1270 Agricola Drive, Saginaw, Michigan 48604 USA 989.752.3077 | Toll Free: 877.308.3077sales@universaldevlieg.com

1270 Agricola Drive, Saginaw, Michigan 48604 USA

Ph: 989.752.3077 | Toll Free:877.308.3077

sales@universaldevlieg.com

Universal Engineering / Devlieg Microbore

Universal/Devlieg Inc.
Universal Devlieg Blog

As an OEM or Tier 1 supplier, you know that part production is a considerable cost in your manufacturing process. Finding a cost-effective, dependable, and quality-focused Tier 2 supplier to manufacture metal parts is critical to your success and profitability.

OEM stands for original equipment manufacturers. This term is slightly misplaced as OEMs are not companies that originally create the product. They assemble and sell material and parts manufactured by other companies in the supply chain, under their own brand name and warranty. The OEM supply chain is comprised of three tiers. The dynamics between OEMs with its tiers is highly significant, and critical for creating and selling of products to the end user. In this article, we will delve into the different manufacturing stages required for supplying parts to the OEM.

With 2019, we can expect the manufacturing industry to see revolutionary advancements and reach new heights progressing further into the industry 4.0.

There is little doubt that “clean energy in manufacturing” is a hot topic of conversation both nationally and internationally. Manufacturers strive to create and maintain the best energy usage without adding pollution to the environment. In fact, without clean energy advances, American manufacturers may risk losing their competitive edge over foreign competition.

In an increasingly global and technical marketplace, it’s more important than ever for businesses to utilize the best process to thrive and grow. Manufacturers must examine how to make their work process leaner. Lean is about driving a customer-focused culture across businesses, operations and people, to deliver products that meet customer requirements on time, on budget, and with high quality.

Flexible manufacturing is an integrated system of computer-controlled machines, transportation, and handling systems under the control of a larger computer. Flexibility is attained by having an overall system of control that directs the functions of both the computer-controlled equipment and handling systems. These computer systems are designed to be programmed or grouped easily with other devices to allow fast and economical changes in the manufacturing process. This ability aids in enabling quick responses to market changes and enabling mass customization of products. The following information discusses what makes a system flexible and the make-up an entire flexible manufacturing system.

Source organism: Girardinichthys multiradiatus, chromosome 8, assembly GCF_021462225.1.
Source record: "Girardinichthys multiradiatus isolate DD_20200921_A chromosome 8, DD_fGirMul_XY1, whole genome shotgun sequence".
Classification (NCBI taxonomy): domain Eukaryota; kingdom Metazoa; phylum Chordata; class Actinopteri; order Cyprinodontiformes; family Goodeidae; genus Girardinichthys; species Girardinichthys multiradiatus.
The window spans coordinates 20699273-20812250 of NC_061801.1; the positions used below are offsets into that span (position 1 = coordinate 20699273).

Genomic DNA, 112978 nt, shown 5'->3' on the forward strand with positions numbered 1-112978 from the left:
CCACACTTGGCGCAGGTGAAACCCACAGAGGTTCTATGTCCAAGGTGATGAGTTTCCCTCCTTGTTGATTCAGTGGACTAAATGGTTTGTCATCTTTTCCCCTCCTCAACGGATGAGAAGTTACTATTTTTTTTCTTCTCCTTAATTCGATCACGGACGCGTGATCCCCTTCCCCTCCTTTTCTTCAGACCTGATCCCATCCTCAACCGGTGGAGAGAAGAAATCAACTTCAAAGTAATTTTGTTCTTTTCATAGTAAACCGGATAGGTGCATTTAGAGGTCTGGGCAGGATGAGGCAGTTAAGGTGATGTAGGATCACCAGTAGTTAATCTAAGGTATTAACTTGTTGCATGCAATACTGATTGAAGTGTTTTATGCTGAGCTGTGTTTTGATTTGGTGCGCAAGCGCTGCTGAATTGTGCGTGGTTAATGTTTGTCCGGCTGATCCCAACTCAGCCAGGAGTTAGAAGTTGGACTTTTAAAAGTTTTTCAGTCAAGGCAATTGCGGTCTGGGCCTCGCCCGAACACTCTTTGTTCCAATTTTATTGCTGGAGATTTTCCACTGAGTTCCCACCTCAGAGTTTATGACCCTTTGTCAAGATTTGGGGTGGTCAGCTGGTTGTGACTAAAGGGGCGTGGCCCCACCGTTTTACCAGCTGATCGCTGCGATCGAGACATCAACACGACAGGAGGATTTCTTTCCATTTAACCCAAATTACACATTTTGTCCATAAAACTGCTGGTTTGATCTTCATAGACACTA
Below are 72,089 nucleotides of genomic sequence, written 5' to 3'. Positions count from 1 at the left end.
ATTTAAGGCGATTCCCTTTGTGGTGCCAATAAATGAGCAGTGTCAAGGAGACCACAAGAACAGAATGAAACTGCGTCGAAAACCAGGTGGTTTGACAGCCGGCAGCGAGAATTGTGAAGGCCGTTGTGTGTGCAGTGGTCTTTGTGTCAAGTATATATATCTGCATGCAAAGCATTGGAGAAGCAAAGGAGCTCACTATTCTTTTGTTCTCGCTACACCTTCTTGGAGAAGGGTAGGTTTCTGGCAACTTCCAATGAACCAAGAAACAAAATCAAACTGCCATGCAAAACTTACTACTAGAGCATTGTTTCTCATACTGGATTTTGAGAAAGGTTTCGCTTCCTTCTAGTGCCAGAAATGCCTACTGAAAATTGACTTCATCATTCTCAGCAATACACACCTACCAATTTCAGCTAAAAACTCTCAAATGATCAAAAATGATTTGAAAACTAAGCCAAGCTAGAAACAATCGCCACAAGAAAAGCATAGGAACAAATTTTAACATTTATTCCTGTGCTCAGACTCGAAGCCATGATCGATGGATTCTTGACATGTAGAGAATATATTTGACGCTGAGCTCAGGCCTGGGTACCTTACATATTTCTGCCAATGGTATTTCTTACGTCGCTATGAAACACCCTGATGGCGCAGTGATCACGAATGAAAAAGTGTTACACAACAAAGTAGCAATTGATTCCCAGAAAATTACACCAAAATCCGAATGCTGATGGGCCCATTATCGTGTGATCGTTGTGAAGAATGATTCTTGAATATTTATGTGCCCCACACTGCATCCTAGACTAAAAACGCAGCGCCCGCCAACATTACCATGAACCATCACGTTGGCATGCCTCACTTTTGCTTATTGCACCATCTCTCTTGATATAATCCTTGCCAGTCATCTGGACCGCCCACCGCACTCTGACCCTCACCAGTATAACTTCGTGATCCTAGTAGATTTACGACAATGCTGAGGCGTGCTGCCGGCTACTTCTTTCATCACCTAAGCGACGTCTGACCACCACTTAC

What is Flexible Manufacturing?

Since the 1970s, flexible manufacturing systems have helped companies to create products quickly and more efficiently. It is designed to react and adapt to changes, unexpected issues, or problems with the production process. Today, Flexible manufacturing systems still work to improve the production process and offer two types of flexibility: machine and routing flexibility.

Manufacturing has been the backbone of economic development, supporting organizations that cater to consumer demand. Industry is no longer limited to outdated assembly lines. New tools and solutions, such as 3-D printing, robotics, and big data help factories meet greater demand at a lower cost. To help your manufacturing processing team grow, consider adding these strategies to your line up:

Initiating and then sustaining a Lean Manufacturing strategy can be a daunting task, typically requiring your business to make a cultural and process transformation. If your company is looking to achieve Lean Manufacturing success, here are a few lessons to follow:

In a tight labor market, searching for new workers with a specific skill set to enhance an automated production line is challenging for human resource recruiters. The capabilities of these new workers can be readily applied to new manufacturing technology with proper training and “up-skilling.” In the manufacturing industry, it is imperative that workers take the initiative to learn new skills in preparation for the continued rise of automation if they want to remain relevant in their fields.

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